Storm and Sparkles
Hurricane Isaac approaches the Gulf Coast as the city lights of the Southeast shine in this satellite image taken just after midnight on Aug. 28. The storm made landfall twice in Louisiana overnight. As of 9 a.m. local time this morning (Aug.29), winds were blowing 75 miles per hour and the storm's center was 40 miles (64 km) southwest of New Orleans.
The Suomi NPP satellite, which orbits Earth 14 times a day, captured this image with its Visible Infrared Imaging Radiometer Suite (VIIRS).
Jewel of the Caribbean
Jewel-like shallow waters hug the shores of Cuba in this image taken from the Envisat satellite in 2011. In order to get a cloudless view of the Caribbean island, researchers stitched together three snapshots. The Florida Keys are visible as a bright band northwest of Cuba, while the southeast tip of the island is darkened by the Sierra Maestra mountain range.
Awesome Weather Phenomenon
Unidentified flying object or weather event? It's the latter, of course — this flat-as-a-pancake cloud over Africa is what's called a cumulonimbus cloud, which means "column rain" in Latin. These clouds can form on their own or along cold fronts, bringing with them heavy rain, wind, lightning and even tornadoes.
Jewel in the Desert
Glittering against the darkness of the Persian Gulf, Kuwait City shines in this astronaut photograph taken from the International Space Station. Far to the lower right of the picture, a cluster of blue-white lights mark the suburb of Al Ahmadi. The Seventh Ring Road snakes through the desert below the city; just below the center of the photograph, also set slightly outside the built-up area, the brightly-lit international airport shines a fiery orange.
Clouds over the Rainforest
Clouds rest like snow over the Amazon in Brazil in this image taken by NASA's Aqua satellite. (Red dots are dropped pixels.) The Amazon Rainforest covers 1.7 billion acres (7 million square kilometers), 60 percent of which is within Brazil. For more amazing Amazon images, visit our rainforest biodiversity gallery.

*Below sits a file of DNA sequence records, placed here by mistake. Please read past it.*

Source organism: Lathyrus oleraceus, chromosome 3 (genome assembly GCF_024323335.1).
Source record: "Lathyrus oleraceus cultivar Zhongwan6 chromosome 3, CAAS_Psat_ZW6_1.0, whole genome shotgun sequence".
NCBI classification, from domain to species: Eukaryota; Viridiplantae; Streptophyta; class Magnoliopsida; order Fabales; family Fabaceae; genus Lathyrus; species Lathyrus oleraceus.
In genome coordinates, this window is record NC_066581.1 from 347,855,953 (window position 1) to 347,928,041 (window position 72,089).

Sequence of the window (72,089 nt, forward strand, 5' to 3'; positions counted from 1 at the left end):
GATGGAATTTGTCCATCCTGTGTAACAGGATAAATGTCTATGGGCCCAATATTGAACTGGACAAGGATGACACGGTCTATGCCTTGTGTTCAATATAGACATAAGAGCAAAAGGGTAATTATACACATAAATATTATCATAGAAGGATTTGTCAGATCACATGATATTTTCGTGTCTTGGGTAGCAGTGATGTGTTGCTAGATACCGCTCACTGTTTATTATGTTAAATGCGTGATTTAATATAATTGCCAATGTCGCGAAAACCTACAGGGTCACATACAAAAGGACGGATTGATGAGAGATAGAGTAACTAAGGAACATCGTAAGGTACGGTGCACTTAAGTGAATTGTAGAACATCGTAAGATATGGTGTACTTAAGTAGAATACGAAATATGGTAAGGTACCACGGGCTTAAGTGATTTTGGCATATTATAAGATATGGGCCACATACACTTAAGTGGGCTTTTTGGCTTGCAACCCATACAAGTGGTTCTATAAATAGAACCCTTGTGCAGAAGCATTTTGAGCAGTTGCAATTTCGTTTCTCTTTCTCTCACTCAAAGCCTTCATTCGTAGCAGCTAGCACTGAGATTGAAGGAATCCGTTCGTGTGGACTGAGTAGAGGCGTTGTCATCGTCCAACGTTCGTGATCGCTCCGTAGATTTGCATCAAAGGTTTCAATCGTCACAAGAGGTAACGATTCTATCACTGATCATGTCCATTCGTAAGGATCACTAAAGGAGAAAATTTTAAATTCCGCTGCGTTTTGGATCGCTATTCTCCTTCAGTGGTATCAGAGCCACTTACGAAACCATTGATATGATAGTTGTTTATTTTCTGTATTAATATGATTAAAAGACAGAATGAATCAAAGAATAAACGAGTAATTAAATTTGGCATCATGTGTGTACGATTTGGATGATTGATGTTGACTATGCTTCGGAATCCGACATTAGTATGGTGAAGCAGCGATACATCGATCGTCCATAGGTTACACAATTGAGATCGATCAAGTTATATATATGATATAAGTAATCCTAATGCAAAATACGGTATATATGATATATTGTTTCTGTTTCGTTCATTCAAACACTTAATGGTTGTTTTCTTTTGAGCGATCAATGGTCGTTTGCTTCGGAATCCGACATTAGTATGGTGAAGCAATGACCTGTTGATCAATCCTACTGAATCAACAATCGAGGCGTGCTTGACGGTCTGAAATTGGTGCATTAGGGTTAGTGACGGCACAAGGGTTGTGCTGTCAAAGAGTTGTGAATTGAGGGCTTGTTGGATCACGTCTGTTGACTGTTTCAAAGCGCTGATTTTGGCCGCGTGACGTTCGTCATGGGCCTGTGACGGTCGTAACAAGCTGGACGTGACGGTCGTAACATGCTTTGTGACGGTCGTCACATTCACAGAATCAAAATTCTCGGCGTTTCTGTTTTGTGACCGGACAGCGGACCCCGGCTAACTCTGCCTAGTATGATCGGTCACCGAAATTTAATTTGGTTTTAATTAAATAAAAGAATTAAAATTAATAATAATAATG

A Meeting of Landscapes
Vegetation collides with desert in Oregon in this satellite image that shows the stark climate divide caused by the Cascade Range's rain shadow.
A rain shadow is a phenomenon caused by moist air blowing in from the Pacific Ocean to the west. The air sweeps up the Cascades, losing pressure as it gains elevation. As a result, it cools and is unable to hold as much water. The moisture falls on the mountains as rain or snow, contributing to the lush greenery of the mountain range.
On the other side of the mountains, though, the air drops again, pressurizes, and warms up. As a result, little rain falls on the eastern side of the mountains, resulting in the desert landscape seen here in enhanced color.
In this image captured by the Landsat 5 satellite in 2011, you can also see Mount Hood's glacial summit as a spot of bright blue.
Trouble in Kamchatka? NASA's Aqua satellite captured this image of the erupting Shiveluch volcano on Oct. 6, 2012, showing an ash plume stretching 55 miles (90 km) over land before being blown out to sea.
Shiveluch is an active volcano, still showing scars (seen here in beige) of a large 1964 eruption that collapsed its south side. Fortunately, Shiveluch sits in a remote area, making eruptions little threat to human life.
Auroras Over America
Undulating high over Quebec and Ontario, the northern lights outshine city lights on Oct. 8, 2012. The strong aurora borealis resulted from a sun storm three days earlier that sent solar particles on a collision course with Earth's atmosphere. The interaction excites oxygen and nitrogen molecules 60 to 250 miles (100 to 400 kilometers) up, releasing photons, or light particles.
Chilling Out in the Arctic
Ocean and sea ice mingle in this image taken from above eastern Greenland on Oct. 16, 2012. The melting of Greenland's ice sheet broke a 30-year record this year.
Stripe of Sun
The sun sets over the Indian Ocean in brilliant color in this 2010 photograph taken by an astronaut on the International Space Station. The troposphere, the section of the atmosphere extending from Earth's surface to between 3 and 12 miles up (6 to 20 kilometers), is lit in bright orange and streaked with clouds. Above the troposphere, the stratosphere appears in pinkish white, and then the atmosphere fades through blue before hitting the blackness of space. At the ISS orbit speed of more than 17,000 miles per hour (28,000 kph), sunsets last mere seconds — but astronauts get to see 16 a day.